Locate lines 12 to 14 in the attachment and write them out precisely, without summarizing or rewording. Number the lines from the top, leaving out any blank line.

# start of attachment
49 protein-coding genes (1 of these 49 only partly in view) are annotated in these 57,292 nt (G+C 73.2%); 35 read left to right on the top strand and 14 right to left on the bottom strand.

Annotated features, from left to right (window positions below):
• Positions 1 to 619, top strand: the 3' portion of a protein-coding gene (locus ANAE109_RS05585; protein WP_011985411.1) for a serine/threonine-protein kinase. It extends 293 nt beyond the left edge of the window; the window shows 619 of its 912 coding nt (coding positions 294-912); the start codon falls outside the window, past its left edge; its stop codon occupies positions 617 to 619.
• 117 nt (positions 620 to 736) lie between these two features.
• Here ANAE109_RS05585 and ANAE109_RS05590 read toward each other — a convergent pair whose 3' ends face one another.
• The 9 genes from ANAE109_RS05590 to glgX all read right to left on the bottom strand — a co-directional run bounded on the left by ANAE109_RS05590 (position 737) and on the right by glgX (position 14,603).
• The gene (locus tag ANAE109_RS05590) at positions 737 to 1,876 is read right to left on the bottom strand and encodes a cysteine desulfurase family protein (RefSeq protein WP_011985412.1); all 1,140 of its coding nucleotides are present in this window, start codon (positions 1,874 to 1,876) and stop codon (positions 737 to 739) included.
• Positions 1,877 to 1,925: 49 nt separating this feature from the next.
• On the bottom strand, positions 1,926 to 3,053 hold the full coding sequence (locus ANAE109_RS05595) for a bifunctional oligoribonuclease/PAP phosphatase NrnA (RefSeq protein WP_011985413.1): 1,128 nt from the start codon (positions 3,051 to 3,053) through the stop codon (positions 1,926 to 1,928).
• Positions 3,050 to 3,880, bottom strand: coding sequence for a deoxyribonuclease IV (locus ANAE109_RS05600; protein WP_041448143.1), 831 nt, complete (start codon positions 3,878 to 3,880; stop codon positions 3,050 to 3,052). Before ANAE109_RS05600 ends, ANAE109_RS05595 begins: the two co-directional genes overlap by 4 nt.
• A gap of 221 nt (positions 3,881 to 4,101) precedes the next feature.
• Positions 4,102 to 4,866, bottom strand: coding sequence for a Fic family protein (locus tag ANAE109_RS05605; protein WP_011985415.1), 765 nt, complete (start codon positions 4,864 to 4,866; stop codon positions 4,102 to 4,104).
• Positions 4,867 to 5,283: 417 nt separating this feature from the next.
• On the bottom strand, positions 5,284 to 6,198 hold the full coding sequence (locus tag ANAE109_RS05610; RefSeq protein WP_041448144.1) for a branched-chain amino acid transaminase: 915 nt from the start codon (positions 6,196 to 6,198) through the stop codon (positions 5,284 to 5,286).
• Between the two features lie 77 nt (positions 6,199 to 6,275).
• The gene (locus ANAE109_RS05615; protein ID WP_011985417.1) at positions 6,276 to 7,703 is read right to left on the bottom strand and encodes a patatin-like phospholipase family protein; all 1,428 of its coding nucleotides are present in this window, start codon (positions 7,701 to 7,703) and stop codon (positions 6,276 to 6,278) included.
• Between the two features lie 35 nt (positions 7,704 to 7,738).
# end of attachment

• Positions 4,102 to 4,866, bottom strand: coding sequence for a Fic family protein (locus tag ANAE109_RS05605; protein WP_011985415.1), 765 nt, complete (start codon positions 4,864 to 4,866; stop codon positions 4,102 to 4,104).
• Positions 4,867 to 5,283: 417 nt separating this feature from the next.
• On the bottom strand, positions 5,284 to 6,198 hold the full coding sequence (locus tag ANAE109_RS05610; RefSeq protein WP_041448144.1) for a branched-chain amino acid transaminase: 915 nt from the start codon (positions 6,196 to 6,198) through the stop codon (positions 5,284 to 5,286).